Rising interest rates may jolt the city out of a plan to borrow money from the feds to repair the Green Lake Dam. Those repairs will move forward nevertheless – how to pay for them is a question the assembly will consider on Tuesday (2-14-23).

The assembly approved borrowing up to $4 million dollars from the US Department of Agriculture back in 2020, when interest rates were at 1.9%. But the city’s electric utility director Scott Elder and Finance Director Melissa Haley say staff has only recently learned that the low rate wasn’t locked in.

The city’s application was approved in July of 2021, but the process of drawing up contracts with the feds was slow. When they finalized the agreement in December of last year, interest rates had risen to just over 3.5% which would nearly double the interest expense from $1.3 to 2.5 million over a 30 year loan period.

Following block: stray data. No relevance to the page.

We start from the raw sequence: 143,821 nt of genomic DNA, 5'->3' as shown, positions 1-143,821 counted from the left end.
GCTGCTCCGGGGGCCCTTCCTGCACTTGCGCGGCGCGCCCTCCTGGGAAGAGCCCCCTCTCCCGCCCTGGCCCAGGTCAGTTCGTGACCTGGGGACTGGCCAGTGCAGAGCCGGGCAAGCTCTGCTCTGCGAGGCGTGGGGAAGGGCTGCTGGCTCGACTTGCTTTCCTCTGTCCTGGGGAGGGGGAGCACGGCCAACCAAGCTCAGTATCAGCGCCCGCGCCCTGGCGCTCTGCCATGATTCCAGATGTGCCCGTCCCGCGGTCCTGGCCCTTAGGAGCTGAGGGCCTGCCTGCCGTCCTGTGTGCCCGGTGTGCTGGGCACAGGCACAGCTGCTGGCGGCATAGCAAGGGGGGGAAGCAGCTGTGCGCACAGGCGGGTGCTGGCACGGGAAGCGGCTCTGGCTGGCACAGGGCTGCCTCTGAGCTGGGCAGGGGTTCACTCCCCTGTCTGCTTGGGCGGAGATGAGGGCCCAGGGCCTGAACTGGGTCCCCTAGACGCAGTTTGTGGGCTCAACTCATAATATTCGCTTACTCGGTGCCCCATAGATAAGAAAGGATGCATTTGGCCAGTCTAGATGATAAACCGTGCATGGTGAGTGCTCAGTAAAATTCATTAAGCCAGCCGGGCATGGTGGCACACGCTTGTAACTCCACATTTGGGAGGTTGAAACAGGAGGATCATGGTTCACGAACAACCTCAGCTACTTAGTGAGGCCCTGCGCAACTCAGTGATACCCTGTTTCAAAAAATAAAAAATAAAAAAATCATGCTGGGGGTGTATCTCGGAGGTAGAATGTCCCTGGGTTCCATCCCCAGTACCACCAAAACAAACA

A memo from Haley and Elder outlines the pros and cons of borrowing from USDA: The city would free up working capital and the process of borrowing from USDA would be cheaper than bonding, and it would be easier to secure more loans for the city’s Electric Fund moving in the future. But borrowing from the USDA means meeting additional federal requirements, which increases the staff time and cost. 

In other business, the assembly will on final reading whether to donate $25,000 to the Alaska Trollers Association’s legal defense fund. It will consider a $92,000 appropriation to bolster the budget for the Parks and Recreation office. And it will consider whether to extend property and utility tax exemptions for the Sitka Historical Society’s museum at Harrigan Centennial Hall.

The Sitka Assembly meets at 6 p.m. tonight at Harrigan Centennial Hall. Raven News will broadcast the meeting live, following Alaska News Nightly.